Years ago, when my children were small, Thomas Moore’s famous line, “The best of all ways to lengthen our days is to steal a few hours from the night,” was my mantra. Later, when I was teaching, I wrote early mornings. And after that, for a few luxurious years, I wrote during regular workday hours.
And now? In light of my letter from Mark? I’m back to early mornings. It’s not natural for me. At all. But I’m finding the quiet hours very lovely. And very productive. As with late nights, the world is different when everyone else is asleep. Dreams are closer to consciousness. More seems possible.
Perhaps pretending Mark Twain penned you a personal note isn’t something you’d find especially motivating, but his message is pertinent for us all.
Time moves quickly. What is it you should be doing now? What trips are you planning? What tasks need tackling, or classes should you register for? Or do you need to steer into something entirely new? So go on, do it. Sail away from safe harbour . . . Explore. Dream. Discover.
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“A Note From Mark Twain” by me, Ev Bishop, was originally published in the Terrace Standard, August 28, 2013 as my monthly column “Just a Thought.”
While I’ve always wanted to create the kind of journals or diaries you can pass on to loved ones after you die (You know the kind I mean—leather bound beauties, filled with perfectly formed lines, a.k.a. legible ones, that share deep thoughts and entertaining tidbits that somehow manage to speak of the “human experience.”), one only has to flip one or two pages into my scrawls to realize my actual journals are the furthest thing from those daydream ones.
They’re completely random, messy, meandering things—half rant, half . . . boring.
Entries are inconsistent blurts of this and that. I do record small stories about my days, but more often I just vent—journaling to get things out of my system and process (deal with!) things that are going on around me-and/or in my head. And all that’s very valuable—just not something you want your family to stumble upon when you’re gone.
Or maybe it is.
I have a couple of my mom’s old notebooks. I was thrilled when my dad gifted them to me. But then I read them. And was . . . disappointed.
Only the beginning few pages in each were filled out. And there wasn’t a personal vignette to be found.
They were sermon notes. Now don’t get me wrong. I respect (and share) my mother’s faith. And I know the value of note taking—how it aids comprehension and retention. But there was nothing of her in the notes.
I poured over each page, hoping for a tiny visit—a whisper of her voice, her opinion, her humour, her angst, her . . . anything. I’d thought there might be snippets about my little toddler brother, tales about her and my dad, thoughts on parenting . . .
But these were not that type of journal.
What her journals aren’t, however, makes me think mine are okay. Maybe more than okay.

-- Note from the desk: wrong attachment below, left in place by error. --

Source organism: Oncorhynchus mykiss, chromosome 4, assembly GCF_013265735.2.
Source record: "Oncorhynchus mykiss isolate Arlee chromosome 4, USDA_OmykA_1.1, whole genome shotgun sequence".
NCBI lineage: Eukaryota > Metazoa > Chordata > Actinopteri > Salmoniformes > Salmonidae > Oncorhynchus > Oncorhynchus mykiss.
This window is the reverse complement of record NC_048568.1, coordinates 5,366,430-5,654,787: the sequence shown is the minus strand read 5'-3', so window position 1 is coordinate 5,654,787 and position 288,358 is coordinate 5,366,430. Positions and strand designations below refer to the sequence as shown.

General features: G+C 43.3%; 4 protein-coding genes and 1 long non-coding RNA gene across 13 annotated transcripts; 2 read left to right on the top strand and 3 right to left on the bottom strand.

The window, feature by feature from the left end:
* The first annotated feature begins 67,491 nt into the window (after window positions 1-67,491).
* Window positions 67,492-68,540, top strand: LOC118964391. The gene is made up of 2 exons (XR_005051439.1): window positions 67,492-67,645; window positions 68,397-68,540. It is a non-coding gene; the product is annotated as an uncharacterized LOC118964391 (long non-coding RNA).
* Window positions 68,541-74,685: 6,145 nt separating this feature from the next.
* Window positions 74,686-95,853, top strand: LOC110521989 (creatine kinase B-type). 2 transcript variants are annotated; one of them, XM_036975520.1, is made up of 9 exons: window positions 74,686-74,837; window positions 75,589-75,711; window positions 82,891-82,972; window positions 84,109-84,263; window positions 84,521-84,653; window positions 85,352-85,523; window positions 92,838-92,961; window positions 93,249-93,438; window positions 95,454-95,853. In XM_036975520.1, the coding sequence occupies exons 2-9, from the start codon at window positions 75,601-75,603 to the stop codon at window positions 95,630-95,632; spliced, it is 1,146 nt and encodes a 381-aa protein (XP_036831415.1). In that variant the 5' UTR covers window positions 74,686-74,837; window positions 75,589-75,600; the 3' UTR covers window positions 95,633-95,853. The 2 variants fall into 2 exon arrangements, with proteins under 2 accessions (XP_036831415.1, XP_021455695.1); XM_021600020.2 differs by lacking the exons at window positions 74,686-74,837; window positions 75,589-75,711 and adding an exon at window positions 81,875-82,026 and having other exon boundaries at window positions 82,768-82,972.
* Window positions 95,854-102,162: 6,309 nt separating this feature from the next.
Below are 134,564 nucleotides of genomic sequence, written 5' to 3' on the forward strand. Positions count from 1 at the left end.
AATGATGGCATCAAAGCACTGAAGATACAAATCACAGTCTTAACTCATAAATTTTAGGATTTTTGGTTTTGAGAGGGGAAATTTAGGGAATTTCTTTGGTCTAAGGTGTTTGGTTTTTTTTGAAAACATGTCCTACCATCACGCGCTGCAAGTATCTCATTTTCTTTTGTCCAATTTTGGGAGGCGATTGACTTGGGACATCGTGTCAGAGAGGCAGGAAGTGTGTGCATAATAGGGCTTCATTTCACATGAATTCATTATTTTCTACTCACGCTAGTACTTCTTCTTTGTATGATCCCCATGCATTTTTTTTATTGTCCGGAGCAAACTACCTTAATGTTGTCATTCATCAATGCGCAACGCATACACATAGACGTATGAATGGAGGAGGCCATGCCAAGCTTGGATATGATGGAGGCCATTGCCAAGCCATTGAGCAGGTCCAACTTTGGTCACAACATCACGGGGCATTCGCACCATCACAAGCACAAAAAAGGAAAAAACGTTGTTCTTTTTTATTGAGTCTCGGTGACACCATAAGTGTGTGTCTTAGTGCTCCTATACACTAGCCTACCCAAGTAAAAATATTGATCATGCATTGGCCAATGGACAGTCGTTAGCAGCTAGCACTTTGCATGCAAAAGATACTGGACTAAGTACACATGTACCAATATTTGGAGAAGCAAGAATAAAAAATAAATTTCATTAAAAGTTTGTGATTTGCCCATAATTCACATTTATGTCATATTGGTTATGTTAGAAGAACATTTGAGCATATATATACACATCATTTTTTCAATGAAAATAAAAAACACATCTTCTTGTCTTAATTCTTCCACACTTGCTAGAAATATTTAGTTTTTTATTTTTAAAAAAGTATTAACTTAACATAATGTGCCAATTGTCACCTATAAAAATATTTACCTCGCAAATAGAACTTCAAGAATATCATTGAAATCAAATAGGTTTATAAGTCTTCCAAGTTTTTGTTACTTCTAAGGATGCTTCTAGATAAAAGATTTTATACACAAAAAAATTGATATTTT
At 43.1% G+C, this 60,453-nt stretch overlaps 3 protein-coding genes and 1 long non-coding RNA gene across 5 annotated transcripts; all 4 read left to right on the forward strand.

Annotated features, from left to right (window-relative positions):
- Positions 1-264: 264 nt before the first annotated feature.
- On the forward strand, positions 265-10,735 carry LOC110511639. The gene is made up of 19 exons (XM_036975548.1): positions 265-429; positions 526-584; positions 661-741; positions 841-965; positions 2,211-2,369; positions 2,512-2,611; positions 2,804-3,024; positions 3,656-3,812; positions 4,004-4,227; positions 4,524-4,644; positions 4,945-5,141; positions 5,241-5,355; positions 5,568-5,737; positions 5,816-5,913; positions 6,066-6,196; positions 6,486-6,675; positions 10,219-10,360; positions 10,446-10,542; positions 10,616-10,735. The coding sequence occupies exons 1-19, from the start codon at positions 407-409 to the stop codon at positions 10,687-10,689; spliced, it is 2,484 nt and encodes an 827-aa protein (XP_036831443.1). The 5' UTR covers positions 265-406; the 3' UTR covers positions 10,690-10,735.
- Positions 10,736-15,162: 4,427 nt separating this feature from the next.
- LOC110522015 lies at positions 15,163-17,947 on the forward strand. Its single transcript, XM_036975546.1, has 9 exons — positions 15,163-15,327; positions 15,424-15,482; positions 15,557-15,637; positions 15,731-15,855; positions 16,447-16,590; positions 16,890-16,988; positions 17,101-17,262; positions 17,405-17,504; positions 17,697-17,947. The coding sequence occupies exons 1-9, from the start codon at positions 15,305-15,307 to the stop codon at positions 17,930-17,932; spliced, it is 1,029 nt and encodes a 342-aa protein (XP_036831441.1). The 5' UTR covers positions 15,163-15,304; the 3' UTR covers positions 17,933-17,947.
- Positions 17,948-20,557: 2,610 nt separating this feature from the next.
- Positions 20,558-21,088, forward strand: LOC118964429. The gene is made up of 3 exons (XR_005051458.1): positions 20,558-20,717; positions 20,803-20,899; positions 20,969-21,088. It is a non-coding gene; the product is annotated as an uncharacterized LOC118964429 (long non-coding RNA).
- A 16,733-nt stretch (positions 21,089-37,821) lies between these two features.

What if I’d read some never-before-guessed secret in my mom’s notebooks? I’d have been delighted, intrigued, curious, not incensed. What if I read her no holds barred inner response to a fight she and my dad—or she and I—had had? Would I be devastated? No. I’d grow from it, learn from it . . . And what if I read about unfulfilled dreams or came across scribblings about things she’d like to do in the future? The words might bring some pain, yes, but mostly they’d bring joy.
We often waste time hiding ourselves—or trying to, anyway. We try to disguise the darker sides of our nature, and strive to avoid what we perceive as “burdening” to others—the sharing of any sorrows, or questions, or doubts. Journaling should be an attempt to bust through that self-censor. A fight against the lonely notion that we can’t—or shouldn’t—say what we honestly feel and think, lest we offend, lest we unintentionally wound, lest people, really knowing us, cease to like us.
I’ve read extremely personal things taken from miscellaneous journals, and I’ve never thought less of the author—just the opposite usually. Uncensored details or observations about love, hate, confusion, beauty, ugliness, relationships—heck, about tea and simple pleasures, make me think, Ah, so that’s what it’s like to be him. To be her. And, perhaps ironically, help me understand myself better.
Someone famous once said something like, “I never worry about what someone might think of my diaries after I’m gone. I’ll be dead.”
Wise words. I wish I could fully embrace them—but the idea of someone reading all my journals makes me cringe. After all, I burnt all my childhood diaries when I was 13. I couldn’t bear the idea of someone perusing me. Sometimes I assure myself that’s what I can do with my spiral bound notebooks, too. But I don’t think I will.
While I can’t imagine anyone ever wanting to wade through my impossibly messy, navel-gazing cycle of snooze-inducing blah-blah-blah, my journals are part of me and I’ve made tenuous peace with them. And if someone does page through them when I’m long gone . . . Well, perhaps I should decorate each one with warning labels, similar to the one on my new yellow journal. . . .
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“On Journaling” by me, Ev Bishop, was originally published in the Terrace Standard, April 24, 2013 as my monthly column “Just a Thought.”